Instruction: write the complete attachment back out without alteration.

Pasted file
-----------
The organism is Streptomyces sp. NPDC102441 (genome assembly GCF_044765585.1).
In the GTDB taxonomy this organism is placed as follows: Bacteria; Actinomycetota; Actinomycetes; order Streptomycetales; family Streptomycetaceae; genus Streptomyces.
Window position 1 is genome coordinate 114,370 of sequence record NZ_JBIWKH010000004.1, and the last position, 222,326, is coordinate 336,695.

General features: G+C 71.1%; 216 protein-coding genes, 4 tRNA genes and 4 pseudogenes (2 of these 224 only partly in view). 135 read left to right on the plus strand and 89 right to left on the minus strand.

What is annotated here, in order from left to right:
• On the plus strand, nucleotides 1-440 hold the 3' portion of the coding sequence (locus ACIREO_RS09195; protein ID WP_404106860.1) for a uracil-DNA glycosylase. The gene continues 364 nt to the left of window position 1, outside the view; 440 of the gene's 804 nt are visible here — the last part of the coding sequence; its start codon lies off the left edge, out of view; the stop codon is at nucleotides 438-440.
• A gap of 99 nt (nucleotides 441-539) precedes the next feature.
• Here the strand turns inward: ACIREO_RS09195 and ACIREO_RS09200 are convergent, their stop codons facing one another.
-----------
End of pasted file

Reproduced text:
The organism is Streptomyces sp. NPDC102441 (genome assembly GCF_044765585.1).
In the GTDB taxonomy this organism is placed as follows: Bacteria; Actinomycetota; Actinomycetes; order Streptomycetales; family Streptomycetaceae; genus Streptomyces.
Window position 1 is genome coordinate 114,370 of sequence record NZ_JBIWKH010000004.1, and the last position, 222,326, is coordinate 336,695.

General features: G+C 71.1%; 216 protein-coding genes, 4 tRNA genes and 4 pseudogenes (2 of these 224 only partly in view). 135 read left to right on the plus strand and 89 right to left on the minus strand.

What is annotated here, in order from left to right:
• On the plus strand, nucleotides 1-440 hold the 3' portion of the coding sequence (locus ACIREO_RS09195; protein ID WP_404106860.1) for a uracil-DNA glycosylase. The gene continues 364 nt to the left of window position 1, outside the view; 440 of the gene's 804 nt are visible here — the last part of the coding sequence; its start codon lies off the left edge, out of view; the stop codon is at nucleotides 438-440.
• A gap of 99 nt (nucleotides 441-539) precedes the next feature.
• Here the strand turns inward: ACIREO_RS09195 and ACIREO_RS09200 are convergent, their stop codons facing one another.